Little and often: automating my study strategy

In a previous post, I talked about how I keep learning languages through the power of habit, often even when severely depressed or anxious. “Little and often,” I said, and today I want to talk about how I get those bits and pieces of language study into my day.

I admire people who can do study routines like the one in this post (I certainly don’t get that long of a lunch break!). However, as noted in there, most people won’t be able to do that and certainly not every day.

I can’t, probably not even on a really good day. On a really bad day, I need the power of habits and automation (and my smartphone) to really get anything done at all.

This doesn’t make me a bad person or a weak person or a person not committed to languages. It makes me someone struggling under various conditions and constraints and responding to them as I’m able. I refuse to feel guilty.

So what does my routine look like? Starting off my day, I use Duolingo while eating breakfast. I don’t often have time to do very much, just a few minutes, but it’s there: part of my morning is learning French and German.

When I walk to the tube, I listen to podcasts: usually Coffee Break German, Slow German, or Coffee Break French (I can recommend all of these, and I’d love if you told me what you’re listening to yourself). It’s only about 15 minutes, but it serves me well. Listening to the same episodes repeatedly helps me absorb vocabulary and grammar too — I may not process it well the first time (if I’m crossing a street or smiling at someone’s dog at a particular moment, my focus may waver!), and reinforcement is a good thing anyway.

During my train ride, I take out my ereader — I’m currently reading Harry Potter in French (I’m on book 3!). Sometimes I just read a few pages, especially if I don’t get a seat. I might then review my Anki flashcards, or if I’m having a bad morning, I might just close my eyes and work on collecting myself instead.

I get several news emails daily, both morning and afternoon, in French and German (currently, from Süddeutsche Zeitung, Deutsche Welle, Le Nouvel Observateur, Libération, Le Monde, and Le Libre).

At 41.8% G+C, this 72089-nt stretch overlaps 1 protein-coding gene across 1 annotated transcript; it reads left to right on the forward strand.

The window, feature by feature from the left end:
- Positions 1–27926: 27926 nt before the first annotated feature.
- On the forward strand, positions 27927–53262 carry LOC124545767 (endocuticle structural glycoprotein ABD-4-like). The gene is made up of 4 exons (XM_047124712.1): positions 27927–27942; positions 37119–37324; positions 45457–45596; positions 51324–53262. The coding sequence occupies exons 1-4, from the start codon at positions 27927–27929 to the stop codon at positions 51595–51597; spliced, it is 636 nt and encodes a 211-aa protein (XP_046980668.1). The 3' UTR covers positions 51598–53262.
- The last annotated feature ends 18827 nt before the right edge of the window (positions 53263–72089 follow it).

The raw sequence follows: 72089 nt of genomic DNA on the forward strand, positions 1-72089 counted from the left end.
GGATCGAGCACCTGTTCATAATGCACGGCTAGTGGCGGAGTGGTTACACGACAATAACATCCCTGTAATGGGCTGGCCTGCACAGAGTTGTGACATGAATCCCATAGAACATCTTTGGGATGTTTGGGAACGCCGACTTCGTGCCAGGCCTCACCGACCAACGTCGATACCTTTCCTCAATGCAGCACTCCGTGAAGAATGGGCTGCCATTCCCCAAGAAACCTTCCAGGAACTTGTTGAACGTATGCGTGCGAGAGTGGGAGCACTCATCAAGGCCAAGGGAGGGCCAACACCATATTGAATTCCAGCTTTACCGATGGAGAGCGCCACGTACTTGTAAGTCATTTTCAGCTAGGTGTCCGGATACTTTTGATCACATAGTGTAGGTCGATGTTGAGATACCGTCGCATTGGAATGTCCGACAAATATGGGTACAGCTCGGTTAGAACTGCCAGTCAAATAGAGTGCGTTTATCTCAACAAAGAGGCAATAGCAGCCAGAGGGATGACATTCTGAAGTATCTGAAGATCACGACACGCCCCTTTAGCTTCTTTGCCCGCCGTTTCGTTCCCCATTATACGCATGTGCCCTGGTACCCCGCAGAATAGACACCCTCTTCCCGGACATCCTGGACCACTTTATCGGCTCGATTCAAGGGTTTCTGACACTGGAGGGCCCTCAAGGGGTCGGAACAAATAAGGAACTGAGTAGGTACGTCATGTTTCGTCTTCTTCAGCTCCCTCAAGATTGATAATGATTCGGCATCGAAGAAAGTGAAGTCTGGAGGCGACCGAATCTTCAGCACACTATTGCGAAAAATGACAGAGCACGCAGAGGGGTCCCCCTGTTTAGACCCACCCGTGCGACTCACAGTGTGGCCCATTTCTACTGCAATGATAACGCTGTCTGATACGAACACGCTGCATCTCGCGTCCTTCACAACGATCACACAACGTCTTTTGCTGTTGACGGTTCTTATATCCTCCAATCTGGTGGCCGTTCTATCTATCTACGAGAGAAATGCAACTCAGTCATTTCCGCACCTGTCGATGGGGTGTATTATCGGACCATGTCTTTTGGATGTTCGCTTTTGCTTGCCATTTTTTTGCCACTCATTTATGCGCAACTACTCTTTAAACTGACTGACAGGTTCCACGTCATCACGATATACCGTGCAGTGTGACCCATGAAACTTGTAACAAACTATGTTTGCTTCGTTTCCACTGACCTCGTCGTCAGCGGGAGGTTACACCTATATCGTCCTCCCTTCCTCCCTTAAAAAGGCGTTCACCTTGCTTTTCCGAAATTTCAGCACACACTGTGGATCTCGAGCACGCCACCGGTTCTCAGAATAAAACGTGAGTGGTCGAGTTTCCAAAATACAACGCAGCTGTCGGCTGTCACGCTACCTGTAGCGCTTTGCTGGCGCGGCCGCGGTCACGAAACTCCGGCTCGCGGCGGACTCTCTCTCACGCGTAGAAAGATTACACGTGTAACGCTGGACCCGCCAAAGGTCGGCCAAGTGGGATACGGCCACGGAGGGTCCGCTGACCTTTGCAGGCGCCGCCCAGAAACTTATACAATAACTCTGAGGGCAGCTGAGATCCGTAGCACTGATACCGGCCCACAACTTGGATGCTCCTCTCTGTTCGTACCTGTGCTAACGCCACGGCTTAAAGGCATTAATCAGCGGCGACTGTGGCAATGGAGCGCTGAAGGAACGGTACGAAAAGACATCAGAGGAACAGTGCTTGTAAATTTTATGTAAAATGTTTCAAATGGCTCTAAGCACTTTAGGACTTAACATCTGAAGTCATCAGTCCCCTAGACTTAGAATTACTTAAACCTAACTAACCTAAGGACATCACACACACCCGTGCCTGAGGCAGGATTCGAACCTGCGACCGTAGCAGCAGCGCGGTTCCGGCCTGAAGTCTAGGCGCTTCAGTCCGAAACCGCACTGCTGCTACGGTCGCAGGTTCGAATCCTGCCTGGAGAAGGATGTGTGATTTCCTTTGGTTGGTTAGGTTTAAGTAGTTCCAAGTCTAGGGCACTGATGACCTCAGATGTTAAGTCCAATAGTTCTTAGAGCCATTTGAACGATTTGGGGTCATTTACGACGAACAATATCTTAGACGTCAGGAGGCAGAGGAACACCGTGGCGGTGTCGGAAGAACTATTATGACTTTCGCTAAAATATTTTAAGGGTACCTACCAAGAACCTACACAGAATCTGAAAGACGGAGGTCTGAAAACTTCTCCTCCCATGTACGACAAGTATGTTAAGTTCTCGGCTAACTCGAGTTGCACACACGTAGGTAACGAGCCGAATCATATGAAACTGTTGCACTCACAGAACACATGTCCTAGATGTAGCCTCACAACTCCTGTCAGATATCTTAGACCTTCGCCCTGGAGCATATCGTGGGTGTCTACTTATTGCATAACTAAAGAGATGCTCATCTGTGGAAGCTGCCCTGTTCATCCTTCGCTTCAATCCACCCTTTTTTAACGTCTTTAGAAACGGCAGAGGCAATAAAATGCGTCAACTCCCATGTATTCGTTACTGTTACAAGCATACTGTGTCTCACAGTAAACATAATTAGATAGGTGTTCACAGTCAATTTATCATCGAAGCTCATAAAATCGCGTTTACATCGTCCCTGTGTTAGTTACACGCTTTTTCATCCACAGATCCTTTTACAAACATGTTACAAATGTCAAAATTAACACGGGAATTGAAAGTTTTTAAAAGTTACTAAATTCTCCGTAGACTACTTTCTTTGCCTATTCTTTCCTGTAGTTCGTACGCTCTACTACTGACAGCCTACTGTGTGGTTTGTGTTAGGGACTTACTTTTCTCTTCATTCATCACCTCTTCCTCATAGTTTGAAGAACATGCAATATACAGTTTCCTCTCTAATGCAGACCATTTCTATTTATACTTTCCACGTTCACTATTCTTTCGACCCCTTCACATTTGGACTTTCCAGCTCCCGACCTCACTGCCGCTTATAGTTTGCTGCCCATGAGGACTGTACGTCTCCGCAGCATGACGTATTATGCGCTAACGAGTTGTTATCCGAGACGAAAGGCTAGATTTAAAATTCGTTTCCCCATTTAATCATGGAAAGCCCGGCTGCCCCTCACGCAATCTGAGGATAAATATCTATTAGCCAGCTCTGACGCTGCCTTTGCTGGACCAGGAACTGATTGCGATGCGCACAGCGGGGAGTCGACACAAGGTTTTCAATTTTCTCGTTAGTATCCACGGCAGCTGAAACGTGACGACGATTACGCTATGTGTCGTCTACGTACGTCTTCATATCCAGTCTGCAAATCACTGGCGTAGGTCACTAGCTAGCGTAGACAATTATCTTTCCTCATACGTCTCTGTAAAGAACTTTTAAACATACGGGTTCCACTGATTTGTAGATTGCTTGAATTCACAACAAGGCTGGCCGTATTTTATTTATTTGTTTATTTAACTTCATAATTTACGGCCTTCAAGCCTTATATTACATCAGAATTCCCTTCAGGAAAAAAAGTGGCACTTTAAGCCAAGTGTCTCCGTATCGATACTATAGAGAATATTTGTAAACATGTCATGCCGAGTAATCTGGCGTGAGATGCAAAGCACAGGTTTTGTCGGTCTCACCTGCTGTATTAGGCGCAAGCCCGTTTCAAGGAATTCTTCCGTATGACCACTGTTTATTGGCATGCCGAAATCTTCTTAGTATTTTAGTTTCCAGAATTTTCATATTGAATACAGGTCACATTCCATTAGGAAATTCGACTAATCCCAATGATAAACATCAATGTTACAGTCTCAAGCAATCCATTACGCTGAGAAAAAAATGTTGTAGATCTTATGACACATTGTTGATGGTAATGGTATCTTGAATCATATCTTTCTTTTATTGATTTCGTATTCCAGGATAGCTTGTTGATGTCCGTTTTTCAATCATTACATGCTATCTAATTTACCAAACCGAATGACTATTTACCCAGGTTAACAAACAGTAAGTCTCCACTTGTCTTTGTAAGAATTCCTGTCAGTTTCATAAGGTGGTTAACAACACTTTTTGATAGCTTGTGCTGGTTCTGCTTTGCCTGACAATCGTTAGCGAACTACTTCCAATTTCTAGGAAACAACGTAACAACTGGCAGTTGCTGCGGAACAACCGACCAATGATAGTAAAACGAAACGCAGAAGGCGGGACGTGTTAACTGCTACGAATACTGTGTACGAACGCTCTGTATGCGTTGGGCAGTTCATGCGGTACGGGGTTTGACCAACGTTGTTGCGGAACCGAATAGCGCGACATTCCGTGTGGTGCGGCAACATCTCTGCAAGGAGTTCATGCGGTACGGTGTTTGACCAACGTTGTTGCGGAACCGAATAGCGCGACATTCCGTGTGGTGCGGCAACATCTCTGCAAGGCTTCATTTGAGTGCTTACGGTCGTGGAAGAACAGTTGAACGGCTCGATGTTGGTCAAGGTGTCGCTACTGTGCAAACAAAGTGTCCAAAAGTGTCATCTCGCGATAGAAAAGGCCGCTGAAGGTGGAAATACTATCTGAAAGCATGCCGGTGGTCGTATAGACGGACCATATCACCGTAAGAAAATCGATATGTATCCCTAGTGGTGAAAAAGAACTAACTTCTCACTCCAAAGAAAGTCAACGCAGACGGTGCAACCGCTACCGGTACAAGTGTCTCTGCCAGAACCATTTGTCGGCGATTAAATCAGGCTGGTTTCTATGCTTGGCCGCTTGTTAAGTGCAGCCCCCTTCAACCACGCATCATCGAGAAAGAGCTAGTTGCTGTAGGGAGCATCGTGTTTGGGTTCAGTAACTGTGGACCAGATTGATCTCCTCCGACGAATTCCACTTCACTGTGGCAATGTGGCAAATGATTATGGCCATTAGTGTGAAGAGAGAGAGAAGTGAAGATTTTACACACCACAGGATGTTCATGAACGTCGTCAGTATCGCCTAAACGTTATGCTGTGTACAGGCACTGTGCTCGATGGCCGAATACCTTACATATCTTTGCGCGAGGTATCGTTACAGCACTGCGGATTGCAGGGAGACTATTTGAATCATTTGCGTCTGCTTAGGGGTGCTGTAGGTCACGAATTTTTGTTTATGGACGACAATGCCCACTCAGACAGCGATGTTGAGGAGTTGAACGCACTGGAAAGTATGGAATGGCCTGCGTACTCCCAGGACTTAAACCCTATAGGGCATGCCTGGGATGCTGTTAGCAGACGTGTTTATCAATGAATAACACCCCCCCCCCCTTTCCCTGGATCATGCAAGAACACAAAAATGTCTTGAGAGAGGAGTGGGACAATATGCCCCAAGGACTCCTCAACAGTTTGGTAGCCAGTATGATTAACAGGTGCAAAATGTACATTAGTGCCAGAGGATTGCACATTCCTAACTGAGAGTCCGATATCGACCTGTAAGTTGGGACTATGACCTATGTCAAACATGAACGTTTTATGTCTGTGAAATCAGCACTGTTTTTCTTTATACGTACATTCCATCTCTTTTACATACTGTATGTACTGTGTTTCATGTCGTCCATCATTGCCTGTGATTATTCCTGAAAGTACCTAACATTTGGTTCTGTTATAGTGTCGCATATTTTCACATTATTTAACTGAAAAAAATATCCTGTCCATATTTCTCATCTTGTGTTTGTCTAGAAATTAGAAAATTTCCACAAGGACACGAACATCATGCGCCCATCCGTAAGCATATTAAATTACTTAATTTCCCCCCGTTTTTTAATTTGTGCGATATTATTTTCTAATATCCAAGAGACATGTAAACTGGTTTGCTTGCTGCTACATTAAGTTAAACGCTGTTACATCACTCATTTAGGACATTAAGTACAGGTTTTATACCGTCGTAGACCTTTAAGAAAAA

This means I don’t have to think about whether or not to go to, say, Ouest-France’s website to read an article (something I’d often intended to do, but couldn’t do consistently): the news just shows up in my inbox. If I don’t have a lot of time or energy (usually when I’m at work!), I can at least skim the headlines & read the two or three summary sentences under each one. When I can, I click on the ones that interest me to take a look at the whole article. Some days, some articles, I try to read the whole thing. Sometimes I only look at the first few paragraphs. Some days, I skim fleetingly only. I prefer to read on the bigger screen of a monitor, but I can also read on my phone, which helps (as does wifi on the tube!).

Why don’t I save the emails for later? Because I’m making French and German part of my life: if I don’t read these now, something else will come along later that I might have time or focus to read. I don’t want to pile up a huge archive of outdated news that, chances are, I’ll never read and will only feel increasingly bad about. As someone dealing with mental illness, I’m already prone to guilt and feeling overwhelmed: why sap my language-learning energy further?

When I do have time, I don’t read every article anyway. Why? Because not all of them interest me. And I do more languages when I can have fun with them.

I also keep up with a lot of blogs, including ones in my target languages, via RSS feeds — I use Feedly. Again, I don’t read every word of every blog post. I read what I can: what I have time and energy for, what catches my eye, what feels interesting or useful or relevant.